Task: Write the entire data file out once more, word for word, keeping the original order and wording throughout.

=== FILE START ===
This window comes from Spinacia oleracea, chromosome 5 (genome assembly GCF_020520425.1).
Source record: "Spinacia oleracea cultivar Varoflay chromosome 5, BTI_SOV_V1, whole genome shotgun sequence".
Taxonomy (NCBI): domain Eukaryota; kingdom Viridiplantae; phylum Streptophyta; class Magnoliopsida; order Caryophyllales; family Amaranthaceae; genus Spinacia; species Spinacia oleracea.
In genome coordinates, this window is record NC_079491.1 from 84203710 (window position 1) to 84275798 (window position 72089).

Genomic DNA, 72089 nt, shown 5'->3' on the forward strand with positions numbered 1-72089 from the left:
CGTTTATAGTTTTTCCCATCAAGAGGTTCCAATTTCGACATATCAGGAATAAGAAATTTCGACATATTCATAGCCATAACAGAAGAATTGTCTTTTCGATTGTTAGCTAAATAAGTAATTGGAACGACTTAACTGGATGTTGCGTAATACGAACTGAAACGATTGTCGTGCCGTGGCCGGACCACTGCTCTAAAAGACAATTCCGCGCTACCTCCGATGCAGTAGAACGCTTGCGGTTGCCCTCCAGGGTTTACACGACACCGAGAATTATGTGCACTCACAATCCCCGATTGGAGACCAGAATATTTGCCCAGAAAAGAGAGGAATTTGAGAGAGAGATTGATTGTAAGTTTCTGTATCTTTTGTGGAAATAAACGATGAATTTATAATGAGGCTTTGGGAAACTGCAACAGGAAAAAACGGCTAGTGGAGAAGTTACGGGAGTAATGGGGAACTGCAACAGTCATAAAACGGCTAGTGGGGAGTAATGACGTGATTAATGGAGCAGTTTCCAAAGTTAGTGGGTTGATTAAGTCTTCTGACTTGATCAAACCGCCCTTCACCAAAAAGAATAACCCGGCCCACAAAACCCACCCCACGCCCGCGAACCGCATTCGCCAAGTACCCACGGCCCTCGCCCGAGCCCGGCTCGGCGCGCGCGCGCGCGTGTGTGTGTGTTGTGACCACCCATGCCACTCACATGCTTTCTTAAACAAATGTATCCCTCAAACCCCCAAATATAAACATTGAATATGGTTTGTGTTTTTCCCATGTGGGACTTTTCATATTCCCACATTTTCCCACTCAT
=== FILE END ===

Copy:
This window comes from Spinacia oleracea, chromosome 5 (genome assembly GCF_020520425.1).
Source record: "Spinacia oleracea cultivar Varoflay chromosome 5, BTI_SOV_V1, whole genome shotgun sequence".
Taxonomy (NCBI): domain Eukaryota; kingdom Viridiplantae; phylum Streptophyta; class Magnoliopsida; order Caryophyllales; family Amaranthaceae; genus Spinacia; species Spinacia oleracea.
In genome coordinates, this window is record NC_079491.1 from 84203710 (window position 1) to 84275798 (window position 72089).

Genomic DNA, 72089 nt, shown 5'->3' on the forward strand with positions numbered 1-72089 from the left:
CGTTTATAGTTTTTCCCATCAAGAGGTTCCAATTTCGACATATCAGGAATAAGAAATTTCGACATATTCATAGCCATAACAGAAGAATTGTCTTTTCGATTGTTAGCTAAATAAGTAATTGGAACGACTTAACTGGATGTTGCGTAATACGAACTGAAACGATTGTCGTGCCGTGGCCGGACCACTGCTCTAAAAGACAATTCCGCGCTACCTCCGATGCAGTAGAACGCTTGCGGTTGCCCTCCAGGGTTTACACGACACCGAGAATTATGTGCACTCACAATCCCCGATTGGAGACCAGAATATTTGCCCAGAAAAGAGAGGAATTTGAGAGAGAGATTGATTGTAAGTTTCTGTATCTTTTGTGGAAATAAACGATGAATTTATAATGAGGCTTTGGGAAACTGCAACAGGAAAAAACGGCTAGTGGAGAAGTTACGGGAGTAATGGGGAACTGCAACAGTCATAAAACGGCTAGTGGGGAGTAATGACGTGATTAATGGAGCAGTTTCCAAAGTTAGTGGGTTGATTAAGTCTTCTGACTTGATCAAACCGCCCTTCACCAAAAAGAATAACCCGGCCCACAAAACCCACCCCACGCCCGCGAACCGCATTCGCCAAGTACCCACGGCCCTCGCCCGAGCCCGGCTCGGCGCGCGCGCGCGCGTGTGTGTGTGTTGTGACCACCCATGCCACTCACATGCTTTCTTAAACAAATGTATCCCTCAAACCCCCAAATATAAACATTGAATATGGTTTGTGTTTTTCCCATGTGGGACTTTTCATATTCCCACATTTTCCCACTCAT